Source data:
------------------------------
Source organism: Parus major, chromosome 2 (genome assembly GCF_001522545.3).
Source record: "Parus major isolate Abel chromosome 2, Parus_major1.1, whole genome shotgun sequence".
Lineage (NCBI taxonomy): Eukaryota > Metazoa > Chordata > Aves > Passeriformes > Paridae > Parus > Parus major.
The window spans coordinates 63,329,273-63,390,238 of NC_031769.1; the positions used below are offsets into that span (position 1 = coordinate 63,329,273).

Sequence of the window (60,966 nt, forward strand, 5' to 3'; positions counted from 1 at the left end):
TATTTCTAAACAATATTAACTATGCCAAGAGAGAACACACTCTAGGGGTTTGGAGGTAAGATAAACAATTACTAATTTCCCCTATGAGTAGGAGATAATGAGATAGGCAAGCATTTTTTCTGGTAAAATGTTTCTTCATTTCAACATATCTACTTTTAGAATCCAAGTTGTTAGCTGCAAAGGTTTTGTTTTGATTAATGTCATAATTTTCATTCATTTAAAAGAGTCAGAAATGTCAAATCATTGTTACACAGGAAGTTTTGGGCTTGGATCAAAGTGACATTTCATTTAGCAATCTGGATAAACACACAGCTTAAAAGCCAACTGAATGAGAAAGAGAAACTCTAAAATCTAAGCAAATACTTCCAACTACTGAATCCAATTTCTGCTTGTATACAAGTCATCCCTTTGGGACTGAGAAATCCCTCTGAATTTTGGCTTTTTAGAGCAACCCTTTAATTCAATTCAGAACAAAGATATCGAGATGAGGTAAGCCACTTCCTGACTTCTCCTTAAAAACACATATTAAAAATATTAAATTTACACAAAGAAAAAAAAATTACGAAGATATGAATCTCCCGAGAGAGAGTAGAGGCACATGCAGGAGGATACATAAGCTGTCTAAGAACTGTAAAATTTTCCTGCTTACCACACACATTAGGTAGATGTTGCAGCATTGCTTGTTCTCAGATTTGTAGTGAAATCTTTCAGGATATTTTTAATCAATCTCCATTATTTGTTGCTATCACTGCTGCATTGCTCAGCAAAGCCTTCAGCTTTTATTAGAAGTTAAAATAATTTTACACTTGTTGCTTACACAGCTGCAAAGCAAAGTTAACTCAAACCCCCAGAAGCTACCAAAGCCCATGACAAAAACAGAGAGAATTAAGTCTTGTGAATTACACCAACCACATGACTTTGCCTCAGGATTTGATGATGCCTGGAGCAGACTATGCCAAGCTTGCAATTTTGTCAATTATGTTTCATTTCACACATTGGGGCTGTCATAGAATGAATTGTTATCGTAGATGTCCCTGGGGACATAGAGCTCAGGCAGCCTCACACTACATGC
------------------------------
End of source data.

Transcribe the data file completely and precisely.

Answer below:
Source organism: Parus major, chromosome 2 (genome assembly GCF_001522545.3).
Source record: "Parus major isolate Abel chromosome 2, Parus_major1.1, whole genome shotgun sequence".
Lineage (NCBI taxonomy): Eukaryota > Metazoa > Chordata > Aves > Passeriformes > Paridae > Parus > Parus major.
The window spans coordinates 63,329,273-63,390,238 of NC_031769.1; the positions used below are offsets into that span (position 1 = coordinate 63,329,273).

Sequence of the window (60,966 nt, forward strand, 5' to 3'; positions counted from 1 at the left end):
TATTTCTAAACAATATTAACTATGCCAAGAGAGAACACACTCTAGGGGTTTGGAGGTAAGATAAACAATTACTAATTTCCCCTATGAGTAGGAGATAATGAGATAGGCAAGCATTTTTTCTGGTAAAATGTTTCTTCATTTCAACATATCTACTTTTAGAATCCAAGTTGTTAGCTGCAAAGGTTTTGTTTTGATTAATGTCATAATTTTCATTCATTTAAAAGAGTCAGAAATGTCAAATCATTGTTACACAGGAAGTTTTGGGCTTGGATCAAAGTGACATTTCATTTAGCAATCTGGATAAACACACAGCTTAAAAGCCAACTGAATGAGAAAGAGAAACTCTAAAATCTAAGCAAATACTTCCAACTACTGAATCCAATTTCTGCTTGTATACAAGTCATCCCTTTGGGACTGAGAAATCCCTCTGAATTTTGGCTTTTTAGAGCAACCCTTTAATTCAATTCAGAACAAAGATATCGAGATGAGGTAAGCCACTTCCTGACTTCTCCTTAAAAACACATATTAAAAATATTAAATTTACACAAAGAAAAAAAAATTACGAAGATATGAATCTCCCGAGAGAGAGTAGAGGCACATGCAGGAGGATACATAAGCTGTCTAAGAACTGTAAAATTTTCCTGCTTACCACACACATTAGGTAGATGTTGCAGCATTGCTTGTTCTCAGATTTGTAGTGAAATCTTTCAGGATATTTTTAATCAATCTCCATTATTTGTTGCTATCACTGCTGCATTGCTCAGCAAAGCCTTCAGCTTTTATTAGAAGTTAAAATAATTTTACACTTGTTGCTTACACAGCTGCAAAGCAAAGTTAACTCAAACCCCCAGAAGCTACCAAAGCCCATGACAAAAACAGAGAGAATTAAGTCTTGTGAATTACACCAACCACATGACTTTGCCTCAGGATTTGATGATGCCTGGAGCAGACTATGCCAAGCTTGCAATTTTGTCAATTATGTTTCATTTCACACATTGGGGCTGTCATAGAATGAATTGTTATCGTAGATGTCCCTGGGGACATAGAGCTCAGGCAGCCTCACACTACATGC